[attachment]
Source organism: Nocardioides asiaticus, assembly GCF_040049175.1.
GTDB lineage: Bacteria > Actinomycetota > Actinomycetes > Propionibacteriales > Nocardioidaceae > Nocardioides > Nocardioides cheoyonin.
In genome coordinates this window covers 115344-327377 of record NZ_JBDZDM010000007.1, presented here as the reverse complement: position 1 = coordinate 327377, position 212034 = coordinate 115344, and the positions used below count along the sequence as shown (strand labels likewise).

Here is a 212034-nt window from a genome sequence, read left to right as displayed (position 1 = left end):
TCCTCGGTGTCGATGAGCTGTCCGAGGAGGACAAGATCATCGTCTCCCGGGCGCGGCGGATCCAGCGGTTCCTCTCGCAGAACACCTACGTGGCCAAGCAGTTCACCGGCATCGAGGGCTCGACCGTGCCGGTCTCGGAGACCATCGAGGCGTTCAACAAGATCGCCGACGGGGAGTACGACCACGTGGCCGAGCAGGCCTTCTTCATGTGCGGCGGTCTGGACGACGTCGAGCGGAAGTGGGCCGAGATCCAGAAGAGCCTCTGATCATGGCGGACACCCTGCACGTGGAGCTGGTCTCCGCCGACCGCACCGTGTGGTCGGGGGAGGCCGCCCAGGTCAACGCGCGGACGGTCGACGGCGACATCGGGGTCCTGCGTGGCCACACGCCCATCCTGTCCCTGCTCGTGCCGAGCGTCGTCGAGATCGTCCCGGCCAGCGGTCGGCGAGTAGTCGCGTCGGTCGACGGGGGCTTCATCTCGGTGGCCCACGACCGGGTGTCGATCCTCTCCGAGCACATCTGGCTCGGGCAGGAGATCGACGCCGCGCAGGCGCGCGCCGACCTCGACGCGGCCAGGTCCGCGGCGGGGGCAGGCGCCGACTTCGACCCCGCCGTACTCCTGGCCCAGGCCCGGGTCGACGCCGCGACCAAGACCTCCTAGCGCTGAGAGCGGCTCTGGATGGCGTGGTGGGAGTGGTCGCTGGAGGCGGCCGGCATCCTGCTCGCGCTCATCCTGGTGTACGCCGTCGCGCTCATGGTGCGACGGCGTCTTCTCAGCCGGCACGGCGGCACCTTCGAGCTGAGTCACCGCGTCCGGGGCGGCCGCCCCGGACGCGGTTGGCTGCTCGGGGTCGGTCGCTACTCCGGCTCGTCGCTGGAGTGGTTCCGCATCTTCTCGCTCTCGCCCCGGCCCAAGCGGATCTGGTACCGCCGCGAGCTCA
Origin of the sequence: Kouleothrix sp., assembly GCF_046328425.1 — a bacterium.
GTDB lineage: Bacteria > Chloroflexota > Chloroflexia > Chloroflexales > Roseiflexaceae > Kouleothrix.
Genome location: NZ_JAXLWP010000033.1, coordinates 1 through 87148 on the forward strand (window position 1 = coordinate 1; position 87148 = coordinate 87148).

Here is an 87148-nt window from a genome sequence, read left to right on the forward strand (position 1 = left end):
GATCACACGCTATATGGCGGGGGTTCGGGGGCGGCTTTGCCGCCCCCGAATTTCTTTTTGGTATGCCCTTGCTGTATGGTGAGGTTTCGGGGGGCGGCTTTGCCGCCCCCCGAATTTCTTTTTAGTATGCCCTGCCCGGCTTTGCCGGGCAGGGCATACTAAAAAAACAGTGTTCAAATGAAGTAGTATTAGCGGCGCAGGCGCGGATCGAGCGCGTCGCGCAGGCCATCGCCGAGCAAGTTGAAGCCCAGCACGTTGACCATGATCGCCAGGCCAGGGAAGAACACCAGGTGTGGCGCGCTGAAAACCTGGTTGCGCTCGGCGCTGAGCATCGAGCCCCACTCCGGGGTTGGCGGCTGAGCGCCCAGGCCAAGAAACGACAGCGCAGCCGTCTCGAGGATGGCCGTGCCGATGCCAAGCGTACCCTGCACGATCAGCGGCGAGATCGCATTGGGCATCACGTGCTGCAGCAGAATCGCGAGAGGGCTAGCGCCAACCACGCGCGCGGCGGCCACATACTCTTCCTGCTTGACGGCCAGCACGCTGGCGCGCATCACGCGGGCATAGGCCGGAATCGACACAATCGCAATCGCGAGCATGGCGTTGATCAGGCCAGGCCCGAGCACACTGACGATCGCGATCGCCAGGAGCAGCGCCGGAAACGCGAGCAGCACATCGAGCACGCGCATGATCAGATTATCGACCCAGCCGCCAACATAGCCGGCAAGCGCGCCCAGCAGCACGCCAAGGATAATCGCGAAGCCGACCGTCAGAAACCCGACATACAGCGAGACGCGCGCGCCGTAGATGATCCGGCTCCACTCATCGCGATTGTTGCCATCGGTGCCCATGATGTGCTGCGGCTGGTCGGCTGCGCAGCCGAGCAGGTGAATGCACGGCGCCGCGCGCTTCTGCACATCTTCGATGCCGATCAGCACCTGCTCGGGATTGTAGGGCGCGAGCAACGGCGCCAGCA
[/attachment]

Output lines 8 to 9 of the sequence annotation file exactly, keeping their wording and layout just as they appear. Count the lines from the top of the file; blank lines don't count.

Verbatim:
Genome location: NZ_JAXLWP010000033.1, coordinates 1 through 87148 on the forward strand (window position 1 = coordinate 1; position 87148 = coordinate 87148).

Here is an 87148-nt window from a genome sequence, read left to right on the forward strand (position 1 = left end):